UBC Theses and Dissertations
A role for neuropeptides in tardive dyskinesia : blockade of opioid and non-opioid peptide receptors suppresses neuroleptic-induced vacuous chewing movements McCormick, Siobhan Elizabeth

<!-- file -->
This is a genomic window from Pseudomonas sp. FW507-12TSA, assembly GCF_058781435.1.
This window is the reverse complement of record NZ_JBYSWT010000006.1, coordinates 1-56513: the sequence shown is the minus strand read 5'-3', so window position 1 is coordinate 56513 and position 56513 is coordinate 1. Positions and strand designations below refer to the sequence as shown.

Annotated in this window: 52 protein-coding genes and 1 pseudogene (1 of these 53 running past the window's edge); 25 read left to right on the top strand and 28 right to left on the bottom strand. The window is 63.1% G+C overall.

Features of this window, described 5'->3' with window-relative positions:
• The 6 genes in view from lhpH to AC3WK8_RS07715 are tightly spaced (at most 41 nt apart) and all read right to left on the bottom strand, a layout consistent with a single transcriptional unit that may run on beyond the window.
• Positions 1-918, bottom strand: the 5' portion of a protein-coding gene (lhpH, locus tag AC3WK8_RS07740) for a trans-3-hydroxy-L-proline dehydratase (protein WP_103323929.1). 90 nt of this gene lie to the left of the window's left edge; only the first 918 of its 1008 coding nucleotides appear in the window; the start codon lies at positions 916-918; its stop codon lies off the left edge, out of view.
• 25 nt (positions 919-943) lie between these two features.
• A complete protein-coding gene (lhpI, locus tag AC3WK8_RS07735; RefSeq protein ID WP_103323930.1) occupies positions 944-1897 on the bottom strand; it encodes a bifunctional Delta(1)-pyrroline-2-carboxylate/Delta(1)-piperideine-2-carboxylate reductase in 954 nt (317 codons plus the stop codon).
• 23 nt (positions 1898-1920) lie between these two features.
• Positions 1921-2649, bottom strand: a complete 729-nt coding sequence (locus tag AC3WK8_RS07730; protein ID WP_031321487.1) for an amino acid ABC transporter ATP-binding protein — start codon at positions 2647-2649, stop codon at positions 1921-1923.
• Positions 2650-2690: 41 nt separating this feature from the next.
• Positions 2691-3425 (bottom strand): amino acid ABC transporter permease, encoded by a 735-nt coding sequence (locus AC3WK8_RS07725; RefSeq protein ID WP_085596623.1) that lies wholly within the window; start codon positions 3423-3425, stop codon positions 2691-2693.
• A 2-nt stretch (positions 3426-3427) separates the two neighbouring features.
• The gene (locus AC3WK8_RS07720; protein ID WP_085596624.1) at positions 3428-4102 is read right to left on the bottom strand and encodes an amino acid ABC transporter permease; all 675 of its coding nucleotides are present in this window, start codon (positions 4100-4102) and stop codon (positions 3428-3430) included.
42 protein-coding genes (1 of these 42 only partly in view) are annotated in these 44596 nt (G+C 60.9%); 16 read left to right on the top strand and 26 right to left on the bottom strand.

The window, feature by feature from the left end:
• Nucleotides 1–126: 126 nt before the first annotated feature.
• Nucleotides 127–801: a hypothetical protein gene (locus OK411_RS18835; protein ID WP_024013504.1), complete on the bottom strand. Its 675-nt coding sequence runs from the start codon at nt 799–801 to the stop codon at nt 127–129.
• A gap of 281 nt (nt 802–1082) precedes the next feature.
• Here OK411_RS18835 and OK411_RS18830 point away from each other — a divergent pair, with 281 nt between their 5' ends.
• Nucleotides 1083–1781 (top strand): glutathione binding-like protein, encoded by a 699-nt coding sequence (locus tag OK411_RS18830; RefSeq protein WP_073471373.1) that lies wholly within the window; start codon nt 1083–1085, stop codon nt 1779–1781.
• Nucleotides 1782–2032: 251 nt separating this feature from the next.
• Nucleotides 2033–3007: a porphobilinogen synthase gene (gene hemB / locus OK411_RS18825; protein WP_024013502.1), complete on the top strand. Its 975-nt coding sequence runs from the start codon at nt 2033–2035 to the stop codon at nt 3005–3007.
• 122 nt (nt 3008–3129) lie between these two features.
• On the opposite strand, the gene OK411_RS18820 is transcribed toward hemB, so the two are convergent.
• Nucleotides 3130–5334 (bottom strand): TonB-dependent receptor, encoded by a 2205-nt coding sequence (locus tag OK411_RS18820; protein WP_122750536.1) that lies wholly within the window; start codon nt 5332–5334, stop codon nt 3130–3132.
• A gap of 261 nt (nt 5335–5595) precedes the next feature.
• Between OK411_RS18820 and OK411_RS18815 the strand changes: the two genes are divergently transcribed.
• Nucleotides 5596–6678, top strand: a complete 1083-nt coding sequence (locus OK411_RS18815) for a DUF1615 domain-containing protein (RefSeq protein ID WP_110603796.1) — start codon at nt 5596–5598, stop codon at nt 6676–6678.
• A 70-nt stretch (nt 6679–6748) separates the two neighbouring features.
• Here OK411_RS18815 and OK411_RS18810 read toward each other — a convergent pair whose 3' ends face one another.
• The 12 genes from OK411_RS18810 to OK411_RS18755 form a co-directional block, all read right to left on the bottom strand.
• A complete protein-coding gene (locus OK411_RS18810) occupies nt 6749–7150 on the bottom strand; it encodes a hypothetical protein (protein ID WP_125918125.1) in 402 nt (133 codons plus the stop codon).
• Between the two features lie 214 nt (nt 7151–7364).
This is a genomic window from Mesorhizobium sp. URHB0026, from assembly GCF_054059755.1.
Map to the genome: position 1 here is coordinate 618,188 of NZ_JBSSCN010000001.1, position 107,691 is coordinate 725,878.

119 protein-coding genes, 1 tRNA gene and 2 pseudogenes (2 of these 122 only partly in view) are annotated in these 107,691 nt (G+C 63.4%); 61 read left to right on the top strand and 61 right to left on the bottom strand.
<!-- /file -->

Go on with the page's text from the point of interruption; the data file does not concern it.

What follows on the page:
The treatment of schizophrenia with chronic neuroleptic therapy leads to the development of tardive dyskinesia, an involuntary movement disorder principally manifest in the orobuccal region, in approximately 20- 30 % of patients. While the pathogenesis of tardive dyskinesia remains uncertain, altered function of both opioid and non-opioid peptides in the basal ganglia has been implicated in its emergence. The levels of both the opioid peptides dynorphin and enkephalin are increased following long-term treatment with classical antipsychotic drugs. In addition, the levels of striatal neurotensin, a non-opioid peptide, are augmented following chronic neuroleptic treatment. Using a rodent model of tardive dyskinesia, vacuous chewing movements induced by chronic neuroleptic therapy, we have examined the role of these opioid and non-opioid peptides in the emergence of tardive dyskinesia. Animals received chronic administration of fluphenazine decanoate (25mg/kg i.m.) or its vehicle, sesame oil, every 3 weeks for a minimum of 18 weeks. Animals were then surgically implanted with stainless steel guide cannulae aimed at the striatum, the substantia nigra pars reticulata, or the globus pallidus. In order to examine the role of opioid peptides in tardive dyskinesia, we infused the kappa opioid receptor antagonist, nor-binaltorphimine, into the substantia nigra pars reticulata, or the nonspecific opioid antagonist, naloxone, into the globus pallidus. To further clarify the specific receptor subtypes involved, we infused D-Phe-Cys-Tyr-D-Trp-Orn-Thr-Pen-Thr Amide (CTOP), a selective mu-opioid receptor antagonist, or naltrindole, a specific delta- opioid receptor antagonist, into the globus pallidus of separate groups of animals. For investigation of the role of the non-opioid peptide neurotensin in tardive dyskinesia, we infused the neurotensin antagonist 2-[(1-(7-chloro-4-qumolinyl)-5-(2,6-dimethoxyphenyl)pyrazol-3-yl)carbonylamino] tricyclo(126.96.36.199.³‧⁷) decan-2-carboxylic acid (SR48692) into the striatum, the substantia nigra pars reticulata, or the globus pallidus. Chronic treatment with fluphenazine decanoate resulted in the robust development of vacuous chewing movements. All antagonist compounds suppressed vacuous chewing movements to varying degrees, depending on the compound used and the location of infusion. These results suggest a possible role for opioid and non-opioid peptides in the emergence of tardive dyskinesia. Thus, drug treatments which reduce or prevent the effects of increased expression of these peptides may be helpful in the management of tardive dyskinesia.
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